Finished, Stroud collected his tools while Goddard and Espinoza soaked the carcass with gasoline and set it on fire. A few minutes later, the flame changed from bright orange to deep red-orange and then blue as the carcass smoldered and blistered.
Their investigation had been both a success and a failure. They had encountered carcasses from a range of scenarios, some shot, lost, and then beachcombed and others possibly poached for their ivory. They'd learned to dissect a decaying walrus, and they'd learned the limits of their metal detector. But they still had no definitive way of telling whether a particular walrus had died from ivory poaching.
The necropsies, although clearly a necessary first step, had yielded less than expected, and finding bullets turned out to be far more complicated than they'd anticipated. Most important, however, they'd discovered the difficulties of operating in that remote environment and the constraints on what they could accomplish. Just getting to each carcass was an ordeal, and with the incomplete answers from the necropsies themselves, continuing full dissections of individual carcasses was not a feasible option. Before they could do more, the scientists would have to return to the lab and see what else their expedition and the evidence they had recovered would reveal.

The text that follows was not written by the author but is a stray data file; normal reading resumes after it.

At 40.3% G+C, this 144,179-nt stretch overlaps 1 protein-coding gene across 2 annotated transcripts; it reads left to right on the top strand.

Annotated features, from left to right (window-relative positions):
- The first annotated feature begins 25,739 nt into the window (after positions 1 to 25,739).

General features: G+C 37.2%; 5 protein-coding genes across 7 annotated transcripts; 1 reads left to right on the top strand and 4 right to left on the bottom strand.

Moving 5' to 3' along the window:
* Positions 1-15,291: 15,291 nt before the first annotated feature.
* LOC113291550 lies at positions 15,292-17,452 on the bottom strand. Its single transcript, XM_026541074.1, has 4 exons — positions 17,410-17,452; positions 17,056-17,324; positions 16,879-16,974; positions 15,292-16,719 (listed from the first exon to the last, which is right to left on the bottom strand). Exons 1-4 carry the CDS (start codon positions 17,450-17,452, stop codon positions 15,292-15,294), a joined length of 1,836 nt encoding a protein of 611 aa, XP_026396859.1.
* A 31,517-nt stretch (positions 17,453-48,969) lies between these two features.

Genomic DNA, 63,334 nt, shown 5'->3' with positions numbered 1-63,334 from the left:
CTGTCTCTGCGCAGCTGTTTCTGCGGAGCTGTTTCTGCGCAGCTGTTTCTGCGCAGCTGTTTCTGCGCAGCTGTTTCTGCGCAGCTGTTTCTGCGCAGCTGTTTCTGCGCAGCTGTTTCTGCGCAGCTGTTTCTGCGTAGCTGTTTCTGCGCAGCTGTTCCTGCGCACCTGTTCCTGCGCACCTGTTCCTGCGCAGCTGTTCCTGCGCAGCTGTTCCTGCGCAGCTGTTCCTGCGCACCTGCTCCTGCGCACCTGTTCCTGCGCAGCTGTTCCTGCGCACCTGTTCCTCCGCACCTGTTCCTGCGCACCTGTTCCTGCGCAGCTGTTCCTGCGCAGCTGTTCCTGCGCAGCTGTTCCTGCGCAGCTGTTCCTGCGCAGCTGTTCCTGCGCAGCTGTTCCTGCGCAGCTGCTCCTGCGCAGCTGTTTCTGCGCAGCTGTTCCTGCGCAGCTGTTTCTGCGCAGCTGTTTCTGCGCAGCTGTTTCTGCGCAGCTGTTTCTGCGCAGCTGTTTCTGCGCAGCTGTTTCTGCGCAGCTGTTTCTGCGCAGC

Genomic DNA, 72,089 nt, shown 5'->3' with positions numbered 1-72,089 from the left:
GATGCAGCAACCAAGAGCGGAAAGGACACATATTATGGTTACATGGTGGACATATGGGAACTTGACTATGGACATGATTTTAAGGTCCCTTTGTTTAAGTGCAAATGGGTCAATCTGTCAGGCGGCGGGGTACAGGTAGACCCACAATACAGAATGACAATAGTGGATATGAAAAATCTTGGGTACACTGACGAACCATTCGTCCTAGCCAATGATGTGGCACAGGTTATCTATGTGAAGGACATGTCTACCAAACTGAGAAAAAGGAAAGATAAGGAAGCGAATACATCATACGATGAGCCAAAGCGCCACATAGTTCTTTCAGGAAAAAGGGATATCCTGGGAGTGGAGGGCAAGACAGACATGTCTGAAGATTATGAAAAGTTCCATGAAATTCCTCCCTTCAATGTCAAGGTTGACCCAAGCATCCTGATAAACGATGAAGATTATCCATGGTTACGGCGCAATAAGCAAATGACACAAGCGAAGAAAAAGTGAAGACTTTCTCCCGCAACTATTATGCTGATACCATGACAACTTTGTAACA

Back at the FWS wildlife forensics lab in Ashland, Oregon, during the fall of 1990, the scientists hoped the hard-won bullet they'd found would provide some answers as to who had done the killing: Alaskan or Russian hunters.
After talking with the team, Mike Scanlan, the lab's ballistics expert, analyzed the bullet under his optical comparison microscope. Using his Fowler Dial caliper, he measured the diameter, or caliber, of the bullet, then counted the lands, or cuts into the bullet, and grooves. He noted how the land impressions angled from the tip to the back, indicating the direction of twist, and then measured the width between each of the lands and grooves.
Scanlan compared his data to the Federal Bureau of Investigation's General Rifling Characteristics File that was established and updated by its Firearms-Toolmarks Unit and determined that the bullet was a .284-caliber copper-jacketed projectile. But he couldn't tell for sure what type of weapon had fired it. The best he could do was narrow the possibilities to a 7mm Remington Magnum cartridge fired from an Alpine Sporter, Remington Model 700, or a Tikka M65 rifle, or a 7x61 mm S&H fired from a Schultz and Larson M60. Despite this uncertainty, the information proved useful. Neither of these bullets was used by Russian hunters, who favored steel-jacketed bullets; the copper ones were preferred by Native Alaskans. This slug pointed straight to Alaskan hunters.